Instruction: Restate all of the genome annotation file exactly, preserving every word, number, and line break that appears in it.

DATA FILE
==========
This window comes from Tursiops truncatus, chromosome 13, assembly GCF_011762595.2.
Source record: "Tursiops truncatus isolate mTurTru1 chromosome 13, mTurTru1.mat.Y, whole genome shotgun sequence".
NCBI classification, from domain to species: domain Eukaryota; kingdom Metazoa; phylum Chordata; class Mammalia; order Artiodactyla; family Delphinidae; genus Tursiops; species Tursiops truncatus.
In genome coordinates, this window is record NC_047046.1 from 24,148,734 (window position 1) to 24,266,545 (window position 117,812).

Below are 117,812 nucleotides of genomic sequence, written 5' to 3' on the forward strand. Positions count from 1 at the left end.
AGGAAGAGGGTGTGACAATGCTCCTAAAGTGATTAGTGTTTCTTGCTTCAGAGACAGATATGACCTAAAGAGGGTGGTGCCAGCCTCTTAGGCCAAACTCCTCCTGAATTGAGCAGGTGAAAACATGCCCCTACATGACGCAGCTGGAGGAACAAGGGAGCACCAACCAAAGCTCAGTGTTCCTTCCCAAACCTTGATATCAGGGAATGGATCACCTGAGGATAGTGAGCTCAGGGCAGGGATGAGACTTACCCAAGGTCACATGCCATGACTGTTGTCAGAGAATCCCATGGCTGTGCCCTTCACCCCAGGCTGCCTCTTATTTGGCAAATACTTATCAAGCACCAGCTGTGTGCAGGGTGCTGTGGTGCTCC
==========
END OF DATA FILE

This window comes from Tursiops truncatus, chromosome 13, assembly GCF_011762595.2.
Source record: "Tursiops truncatus isolate mTurTru1 chromosome 13, mTurTru1.mat.Y, whole genome shotgun sequence".
NCBI classification, from domain to species: domain Eukaryota; kingdom Metazoa; phylum Chordata; class Mammalia; order Artiodactyla; family Delphinidae; genus Tursiops; species Tursiops truncatus.
In genome coordinates, this window is record NC_047046.1 from 24,148,734 (window position 1) to 24,266,545 (window position 117,812).

Below are 117,812 nucleotides of genomic sequence, written 5' to 3' on the forward strand. Positions count from 1 at the left end.
AGGAAGAGGGTGTGACAATGCTCCTAAAGTGATTAGTGTTTCTTGCTTCAGAGACAGATATGACCTAAAGAGGGTGGTGCCAGCCTCTTAGGCCAAACTCCTCCTGAATTGAGCAGGTGAAAACATGCCCCTACATGACGCAGCTGGAGGAACAAGGGAGCACCAACCAAAGCTCAGTGTTCCTTCCCAAACCTTGATATCAGGGAATGGATCACCTGAGGATAGTGAGCTCAGGGCAGGGATGAGACTTACCCAAGGTCACATGCCATGACTGTTGTCAGAGAATCCCATGGCTGTGCCCTTCACCCCAGGCTGCCTCTTATTTGGCAAATACTTATCAAGCACCAGCTGTGTGCAGGGTGCTGTGGTGCTCC